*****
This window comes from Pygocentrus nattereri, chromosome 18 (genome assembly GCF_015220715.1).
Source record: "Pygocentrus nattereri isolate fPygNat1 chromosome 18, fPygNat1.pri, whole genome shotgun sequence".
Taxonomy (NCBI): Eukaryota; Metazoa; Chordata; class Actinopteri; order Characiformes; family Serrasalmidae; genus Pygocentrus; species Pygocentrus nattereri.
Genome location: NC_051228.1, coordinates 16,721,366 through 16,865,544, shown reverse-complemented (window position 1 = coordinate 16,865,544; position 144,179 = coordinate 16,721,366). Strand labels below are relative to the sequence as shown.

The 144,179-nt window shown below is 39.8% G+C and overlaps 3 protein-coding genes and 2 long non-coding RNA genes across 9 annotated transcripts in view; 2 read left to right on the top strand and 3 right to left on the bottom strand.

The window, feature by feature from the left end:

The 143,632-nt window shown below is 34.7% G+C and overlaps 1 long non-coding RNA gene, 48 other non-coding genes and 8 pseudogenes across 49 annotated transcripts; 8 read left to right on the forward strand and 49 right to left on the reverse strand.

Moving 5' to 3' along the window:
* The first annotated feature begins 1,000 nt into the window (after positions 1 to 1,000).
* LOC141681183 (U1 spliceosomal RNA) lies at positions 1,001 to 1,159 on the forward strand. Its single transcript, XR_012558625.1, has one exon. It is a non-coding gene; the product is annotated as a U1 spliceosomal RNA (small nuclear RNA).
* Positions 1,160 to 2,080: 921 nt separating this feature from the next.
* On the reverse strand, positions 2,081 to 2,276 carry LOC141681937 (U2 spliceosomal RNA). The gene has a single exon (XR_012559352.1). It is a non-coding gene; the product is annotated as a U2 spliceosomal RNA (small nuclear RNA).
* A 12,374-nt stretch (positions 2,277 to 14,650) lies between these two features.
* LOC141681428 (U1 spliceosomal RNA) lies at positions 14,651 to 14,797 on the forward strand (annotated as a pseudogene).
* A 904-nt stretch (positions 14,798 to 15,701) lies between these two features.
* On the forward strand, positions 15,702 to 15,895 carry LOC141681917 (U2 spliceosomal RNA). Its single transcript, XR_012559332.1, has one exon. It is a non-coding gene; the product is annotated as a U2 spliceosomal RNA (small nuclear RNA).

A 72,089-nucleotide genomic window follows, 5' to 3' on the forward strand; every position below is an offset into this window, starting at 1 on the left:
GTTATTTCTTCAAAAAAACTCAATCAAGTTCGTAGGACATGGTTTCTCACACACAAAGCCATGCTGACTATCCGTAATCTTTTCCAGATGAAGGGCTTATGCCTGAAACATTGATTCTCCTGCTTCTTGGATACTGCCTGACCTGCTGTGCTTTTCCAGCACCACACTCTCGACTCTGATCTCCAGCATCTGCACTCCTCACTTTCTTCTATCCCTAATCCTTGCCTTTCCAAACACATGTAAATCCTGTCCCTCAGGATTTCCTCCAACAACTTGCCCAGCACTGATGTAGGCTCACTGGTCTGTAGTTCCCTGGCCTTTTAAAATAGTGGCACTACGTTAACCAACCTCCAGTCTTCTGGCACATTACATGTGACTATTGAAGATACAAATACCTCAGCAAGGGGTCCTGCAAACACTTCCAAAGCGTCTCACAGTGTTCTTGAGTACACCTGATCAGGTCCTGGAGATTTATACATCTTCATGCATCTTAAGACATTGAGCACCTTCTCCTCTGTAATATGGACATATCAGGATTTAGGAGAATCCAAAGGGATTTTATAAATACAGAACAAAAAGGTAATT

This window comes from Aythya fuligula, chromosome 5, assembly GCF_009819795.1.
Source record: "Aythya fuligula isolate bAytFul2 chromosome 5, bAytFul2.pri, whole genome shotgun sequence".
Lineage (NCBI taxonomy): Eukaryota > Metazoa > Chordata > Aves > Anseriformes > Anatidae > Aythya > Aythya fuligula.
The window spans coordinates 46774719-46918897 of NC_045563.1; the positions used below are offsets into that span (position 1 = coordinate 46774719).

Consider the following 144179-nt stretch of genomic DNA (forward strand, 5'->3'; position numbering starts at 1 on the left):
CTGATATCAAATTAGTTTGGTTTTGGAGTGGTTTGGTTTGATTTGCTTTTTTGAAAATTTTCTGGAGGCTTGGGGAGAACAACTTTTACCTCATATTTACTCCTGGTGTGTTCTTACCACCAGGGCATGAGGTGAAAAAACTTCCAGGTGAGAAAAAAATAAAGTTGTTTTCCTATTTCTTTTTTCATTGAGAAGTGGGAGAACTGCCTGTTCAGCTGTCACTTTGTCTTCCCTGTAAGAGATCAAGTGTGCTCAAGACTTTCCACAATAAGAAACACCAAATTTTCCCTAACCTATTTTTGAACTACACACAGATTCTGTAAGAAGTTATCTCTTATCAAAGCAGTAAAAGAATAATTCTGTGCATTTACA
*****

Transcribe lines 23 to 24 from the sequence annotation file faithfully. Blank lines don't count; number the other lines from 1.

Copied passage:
Consider the following 144179-nt stretch of genomic DNA (forward strand, 5'->3'; position numbering starts at 1 on the left):
CTGATATCAAATTAGTTTGGTTTTGGAGTGGTTTGGTTTGATTTGCTTTTTTGAAAATTTTCTGGAGGCTTGGGGAGAACAACTTTTACCTCATATTTACTCCTGGTGTGTTCTTACCACCAGGGCATGAGGTGAAAAAACTTCCAGGTGAGAAAAAAATAAAGTTGTTTTCCTATTTCTTTTTTCATTGAGAAGTGGGAGAACTGCCTGTTCAGCTGTCACTTTGTCTTCCCTGTAAGAGATCAAGTGTGCTCAAGACTTTCCACAATAAGAAACACCAAATTTTCCCTAACCTATTTTTGAACTACACACAGATTCTGTAAGAAGTTATCTCTTATCAAAGCAGTAAAAGAATAATTCTGTGCATTTACA